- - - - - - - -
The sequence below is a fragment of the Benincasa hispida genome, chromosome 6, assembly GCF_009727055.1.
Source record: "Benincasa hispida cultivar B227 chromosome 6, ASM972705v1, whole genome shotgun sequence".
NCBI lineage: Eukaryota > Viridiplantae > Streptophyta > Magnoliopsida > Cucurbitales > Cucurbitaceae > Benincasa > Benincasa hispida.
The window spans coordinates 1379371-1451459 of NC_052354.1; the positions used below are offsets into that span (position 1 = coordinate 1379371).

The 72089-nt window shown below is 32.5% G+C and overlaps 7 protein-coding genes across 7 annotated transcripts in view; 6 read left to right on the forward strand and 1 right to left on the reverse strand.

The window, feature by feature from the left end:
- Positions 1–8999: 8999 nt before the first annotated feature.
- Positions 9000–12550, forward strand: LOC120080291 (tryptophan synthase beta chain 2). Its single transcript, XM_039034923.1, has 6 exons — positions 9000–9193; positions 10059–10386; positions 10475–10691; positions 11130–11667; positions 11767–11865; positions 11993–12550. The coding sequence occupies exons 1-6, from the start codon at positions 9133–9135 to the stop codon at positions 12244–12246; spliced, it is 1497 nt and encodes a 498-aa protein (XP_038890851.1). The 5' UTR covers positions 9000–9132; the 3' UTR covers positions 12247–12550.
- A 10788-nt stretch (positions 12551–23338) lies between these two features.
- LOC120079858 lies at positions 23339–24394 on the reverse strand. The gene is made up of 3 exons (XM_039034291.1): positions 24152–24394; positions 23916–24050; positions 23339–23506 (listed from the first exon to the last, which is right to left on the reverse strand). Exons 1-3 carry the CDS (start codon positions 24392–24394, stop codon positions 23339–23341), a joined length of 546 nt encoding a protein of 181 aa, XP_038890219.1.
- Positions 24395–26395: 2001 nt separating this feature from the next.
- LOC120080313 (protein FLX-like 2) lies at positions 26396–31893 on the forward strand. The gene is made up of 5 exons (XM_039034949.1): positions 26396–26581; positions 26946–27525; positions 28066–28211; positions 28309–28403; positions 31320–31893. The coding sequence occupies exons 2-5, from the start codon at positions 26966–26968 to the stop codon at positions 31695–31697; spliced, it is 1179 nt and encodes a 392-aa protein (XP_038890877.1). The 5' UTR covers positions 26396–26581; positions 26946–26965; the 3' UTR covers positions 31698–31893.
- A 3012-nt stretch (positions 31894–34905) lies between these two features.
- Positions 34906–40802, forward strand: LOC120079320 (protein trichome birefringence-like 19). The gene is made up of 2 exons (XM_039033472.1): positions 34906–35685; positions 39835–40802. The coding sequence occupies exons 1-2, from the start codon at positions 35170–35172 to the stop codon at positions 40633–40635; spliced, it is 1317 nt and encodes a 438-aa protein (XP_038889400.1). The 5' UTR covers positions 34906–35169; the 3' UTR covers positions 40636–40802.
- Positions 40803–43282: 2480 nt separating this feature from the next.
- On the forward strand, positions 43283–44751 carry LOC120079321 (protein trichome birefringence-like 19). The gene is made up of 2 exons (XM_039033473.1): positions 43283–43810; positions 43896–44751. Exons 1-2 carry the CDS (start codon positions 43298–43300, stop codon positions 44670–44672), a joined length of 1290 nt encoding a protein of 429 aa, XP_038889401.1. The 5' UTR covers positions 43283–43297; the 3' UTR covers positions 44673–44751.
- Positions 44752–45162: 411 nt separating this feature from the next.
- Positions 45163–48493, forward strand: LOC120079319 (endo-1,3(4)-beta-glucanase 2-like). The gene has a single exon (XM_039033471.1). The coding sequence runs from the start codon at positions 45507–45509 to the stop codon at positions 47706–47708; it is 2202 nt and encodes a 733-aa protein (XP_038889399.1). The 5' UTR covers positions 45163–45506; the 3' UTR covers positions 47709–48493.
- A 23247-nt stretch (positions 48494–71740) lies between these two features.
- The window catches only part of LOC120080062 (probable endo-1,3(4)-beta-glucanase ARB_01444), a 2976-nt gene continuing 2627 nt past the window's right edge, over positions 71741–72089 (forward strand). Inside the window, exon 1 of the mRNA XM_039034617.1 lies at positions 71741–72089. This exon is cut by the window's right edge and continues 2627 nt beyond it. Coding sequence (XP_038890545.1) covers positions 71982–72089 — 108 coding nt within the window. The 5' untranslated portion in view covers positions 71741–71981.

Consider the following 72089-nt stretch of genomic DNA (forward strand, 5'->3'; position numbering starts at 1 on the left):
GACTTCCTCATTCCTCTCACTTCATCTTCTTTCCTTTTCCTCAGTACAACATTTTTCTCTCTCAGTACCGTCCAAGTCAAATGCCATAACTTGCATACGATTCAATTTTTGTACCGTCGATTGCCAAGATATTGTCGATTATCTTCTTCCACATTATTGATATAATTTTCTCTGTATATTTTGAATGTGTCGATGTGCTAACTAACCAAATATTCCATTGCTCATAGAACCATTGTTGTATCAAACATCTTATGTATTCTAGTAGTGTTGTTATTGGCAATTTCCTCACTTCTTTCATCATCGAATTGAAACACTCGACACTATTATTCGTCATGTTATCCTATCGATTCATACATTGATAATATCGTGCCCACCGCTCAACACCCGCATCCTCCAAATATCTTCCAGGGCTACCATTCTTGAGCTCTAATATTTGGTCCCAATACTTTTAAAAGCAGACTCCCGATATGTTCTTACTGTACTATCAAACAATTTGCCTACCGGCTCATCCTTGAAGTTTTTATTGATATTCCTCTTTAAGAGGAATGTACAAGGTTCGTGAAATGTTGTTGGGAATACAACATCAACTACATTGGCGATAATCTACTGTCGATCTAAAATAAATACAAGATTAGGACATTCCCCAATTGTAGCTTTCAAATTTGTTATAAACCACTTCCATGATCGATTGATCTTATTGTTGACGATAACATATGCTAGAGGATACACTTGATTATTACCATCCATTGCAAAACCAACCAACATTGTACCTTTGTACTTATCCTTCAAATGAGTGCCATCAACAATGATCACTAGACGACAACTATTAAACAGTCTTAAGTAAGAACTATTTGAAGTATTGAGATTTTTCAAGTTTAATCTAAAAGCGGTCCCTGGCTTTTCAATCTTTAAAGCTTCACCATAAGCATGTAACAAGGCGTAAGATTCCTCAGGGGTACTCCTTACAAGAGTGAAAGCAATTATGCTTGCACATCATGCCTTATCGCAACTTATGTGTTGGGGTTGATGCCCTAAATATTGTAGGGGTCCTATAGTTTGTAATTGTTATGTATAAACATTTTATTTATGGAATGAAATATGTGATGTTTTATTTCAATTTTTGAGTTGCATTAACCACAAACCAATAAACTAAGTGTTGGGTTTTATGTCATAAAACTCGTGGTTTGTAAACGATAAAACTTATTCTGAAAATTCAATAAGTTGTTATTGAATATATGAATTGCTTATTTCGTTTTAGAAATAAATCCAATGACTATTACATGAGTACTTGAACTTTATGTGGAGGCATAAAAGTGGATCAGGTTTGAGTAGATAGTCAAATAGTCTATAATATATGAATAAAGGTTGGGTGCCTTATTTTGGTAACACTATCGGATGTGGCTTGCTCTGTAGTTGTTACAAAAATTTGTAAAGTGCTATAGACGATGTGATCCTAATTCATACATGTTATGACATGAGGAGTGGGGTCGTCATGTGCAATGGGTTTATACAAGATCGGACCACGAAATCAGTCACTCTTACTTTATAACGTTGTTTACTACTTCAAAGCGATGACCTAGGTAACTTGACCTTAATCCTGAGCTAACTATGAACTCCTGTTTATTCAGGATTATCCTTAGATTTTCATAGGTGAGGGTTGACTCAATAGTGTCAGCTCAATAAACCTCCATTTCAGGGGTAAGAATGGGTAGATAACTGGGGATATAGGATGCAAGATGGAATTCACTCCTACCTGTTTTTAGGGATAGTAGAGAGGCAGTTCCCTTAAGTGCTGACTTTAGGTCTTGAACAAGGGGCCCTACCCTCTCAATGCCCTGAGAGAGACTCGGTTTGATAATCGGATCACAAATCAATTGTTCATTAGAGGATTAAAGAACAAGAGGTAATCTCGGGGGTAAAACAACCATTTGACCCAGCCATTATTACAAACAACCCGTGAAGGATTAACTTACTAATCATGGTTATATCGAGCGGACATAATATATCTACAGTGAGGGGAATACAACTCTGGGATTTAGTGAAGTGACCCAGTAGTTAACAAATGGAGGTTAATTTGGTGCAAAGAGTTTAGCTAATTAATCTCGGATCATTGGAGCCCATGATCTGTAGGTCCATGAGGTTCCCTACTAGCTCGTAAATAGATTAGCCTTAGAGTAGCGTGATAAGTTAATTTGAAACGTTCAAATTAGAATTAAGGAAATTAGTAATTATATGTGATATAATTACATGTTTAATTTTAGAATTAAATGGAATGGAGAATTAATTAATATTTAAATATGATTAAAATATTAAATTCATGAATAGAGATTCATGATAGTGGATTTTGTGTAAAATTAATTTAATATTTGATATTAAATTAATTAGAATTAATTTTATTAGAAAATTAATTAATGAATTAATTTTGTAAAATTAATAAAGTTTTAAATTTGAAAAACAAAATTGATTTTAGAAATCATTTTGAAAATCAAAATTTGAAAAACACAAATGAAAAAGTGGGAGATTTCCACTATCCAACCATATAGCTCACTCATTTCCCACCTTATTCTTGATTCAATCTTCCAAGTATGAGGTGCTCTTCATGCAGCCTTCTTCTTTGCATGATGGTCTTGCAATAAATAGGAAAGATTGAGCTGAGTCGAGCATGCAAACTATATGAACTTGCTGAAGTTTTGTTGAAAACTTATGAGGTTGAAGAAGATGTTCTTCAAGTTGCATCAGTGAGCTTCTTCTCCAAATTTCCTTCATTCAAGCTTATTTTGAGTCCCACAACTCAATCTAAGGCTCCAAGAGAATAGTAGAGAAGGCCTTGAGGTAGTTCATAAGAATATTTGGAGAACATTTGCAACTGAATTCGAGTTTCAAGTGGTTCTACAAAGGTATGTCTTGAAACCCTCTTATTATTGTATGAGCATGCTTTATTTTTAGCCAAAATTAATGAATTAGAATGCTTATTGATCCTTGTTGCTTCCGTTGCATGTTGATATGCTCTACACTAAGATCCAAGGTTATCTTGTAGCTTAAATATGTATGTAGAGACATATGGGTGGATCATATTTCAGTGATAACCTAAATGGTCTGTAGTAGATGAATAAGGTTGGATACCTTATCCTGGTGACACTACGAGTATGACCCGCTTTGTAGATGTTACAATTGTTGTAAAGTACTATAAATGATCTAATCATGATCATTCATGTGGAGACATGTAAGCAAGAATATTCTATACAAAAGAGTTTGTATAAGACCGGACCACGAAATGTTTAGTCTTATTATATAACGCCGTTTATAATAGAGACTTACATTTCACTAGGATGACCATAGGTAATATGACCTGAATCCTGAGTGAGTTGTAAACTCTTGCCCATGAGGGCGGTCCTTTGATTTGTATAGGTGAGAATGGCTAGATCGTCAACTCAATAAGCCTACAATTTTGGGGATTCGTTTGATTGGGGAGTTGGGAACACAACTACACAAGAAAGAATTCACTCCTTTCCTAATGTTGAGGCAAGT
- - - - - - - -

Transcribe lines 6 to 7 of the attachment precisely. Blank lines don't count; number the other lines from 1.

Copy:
The window, feature by feature from the left end:
- Positions 1–8999: 8999 nt before the first annotated feature.